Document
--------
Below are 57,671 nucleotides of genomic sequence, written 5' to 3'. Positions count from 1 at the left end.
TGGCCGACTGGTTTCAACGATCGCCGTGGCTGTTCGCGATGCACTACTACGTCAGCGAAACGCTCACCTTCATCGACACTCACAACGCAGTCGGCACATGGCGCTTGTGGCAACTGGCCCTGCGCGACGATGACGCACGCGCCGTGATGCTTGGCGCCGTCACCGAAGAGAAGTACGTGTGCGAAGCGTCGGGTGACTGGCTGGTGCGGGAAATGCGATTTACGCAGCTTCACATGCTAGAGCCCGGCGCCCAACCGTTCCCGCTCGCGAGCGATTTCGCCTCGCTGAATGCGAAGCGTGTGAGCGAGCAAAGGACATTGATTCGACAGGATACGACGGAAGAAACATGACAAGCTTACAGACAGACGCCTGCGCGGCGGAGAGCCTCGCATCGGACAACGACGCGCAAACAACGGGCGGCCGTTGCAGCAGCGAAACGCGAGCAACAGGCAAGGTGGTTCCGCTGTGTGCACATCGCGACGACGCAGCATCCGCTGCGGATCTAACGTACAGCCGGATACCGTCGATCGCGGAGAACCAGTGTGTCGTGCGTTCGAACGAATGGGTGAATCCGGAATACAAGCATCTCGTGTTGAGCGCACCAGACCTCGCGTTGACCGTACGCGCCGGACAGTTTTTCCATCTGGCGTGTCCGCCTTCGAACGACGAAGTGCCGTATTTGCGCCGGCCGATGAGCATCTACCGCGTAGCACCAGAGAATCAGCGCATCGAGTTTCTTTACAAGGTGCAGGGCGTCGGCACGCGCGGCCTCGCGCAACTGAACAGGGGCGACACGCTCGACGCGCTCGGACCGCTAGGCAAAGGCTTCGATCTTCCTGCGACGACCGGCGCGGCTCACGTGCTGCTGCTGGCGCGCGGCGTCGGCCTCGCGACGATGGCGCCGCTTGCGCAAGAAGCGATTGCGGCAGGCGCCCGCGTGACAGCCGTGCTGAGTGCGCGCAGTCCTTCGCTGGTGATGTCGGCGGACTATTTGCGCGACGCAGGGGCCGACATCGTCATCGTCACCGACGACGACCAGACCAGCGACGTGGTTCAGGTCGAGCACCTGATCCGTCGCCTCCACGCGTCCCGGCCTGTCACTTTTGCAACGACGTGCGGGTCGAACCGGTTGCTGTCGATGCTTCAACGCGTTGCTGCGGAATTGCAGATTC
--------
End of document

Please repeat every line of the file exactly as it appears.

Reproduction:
Below are 57,671 nucleotides of genomic sequence, written 5' to 3'. Positions count from 1 at the left end.
TGGCCGACTGGTTTCAACGATCGCCGTGGCTGTTCGCGATGCACTACTACGTCAGCGAAACGCTCACCTTCATCGACACTCACAACGCAGTCGGCACATGGCGCTTGTGGCAACTGGCCCTGCGCGACGATGACGCACGCGCCGTGATGCTTGGCGCCGTCACCGAAGAGAAGTACGTGTGCGAAGCGTCGGGTGACTGGCTGGTGCGGGAAATGCGATTTACGCAGCTTCACATGCTAGAGCCCGGCGCCCAACCGTTCCCGCTCGCGAGCGATTTCGCCTCGCTGAATGCGAAGCGTGTGAGCGAGCAAAGGACATTGATTCGACAGGATACGACGGAAGAAACATGACAAGCTTACAGACAGACGCCTGCGCGGCGGAGAGCCTCGCATCGGACAACGACGCGCAAACAACGGGCGGCCGTTGCAGCAGCGAAACGCGAGCAACAGGCAAGGTGGTTCCGCTGTGTGCACATCGCGACGACGCAGCATCCGCTGCGGATCTAACGTACAGCCGGATACCGTCGATCGCGGAGAACCAGTGTGTCGTGCGTTCGAACGAATGGGTGAATCCGGAATACAAGCATCTCGTGTTGAGCGCACCAGACCTCGCGTTGACCGTACGCGCCGGACAGTTTTTCCATCTGGCGTGTCCGCCTTCGAACGACGAAGTGCCGTATTTGCGCCGGCCGATGAGCATCTACCGCGTAGCACCAGAGAATCAGCGCATCGAGTTTCTTTACAAGGTGCAGGGCGTCGGCACGCGCGGCCTCGCGCAACTGAACAGGGGCGACACGCTCGACGCGCTCGGACCGCTAGGCAAAGGCTTCGATCTTCCTGCGACGACCGGCGCGGCTCACGTGCTGCTGCTGGCGCGCGGCGTCGGCCTCGCGACGATGGCGCCGCTTGCGCAAGAAGCGATTGCGGCAGGCGCCCGCGTGACAGCCGTGCTGAGTGCGCGCAGTCCTTCGCTGGTGATGTCGGCGGACTATTTGCGCGACGCAGGGGCCGACATCGTCATCGTCACCGACGACGACCAGACCAGCGACGTGGTTCAGGTCGAGCACCTGATCCGTCGCCTCCACGCGTCCCGGCCTGTCACTTTTGCAACGACGTGCGGGTCGAACCGGTTGCTGTCGATGCTTCAACGCGTTGCTGCGGAATTGCAGATTC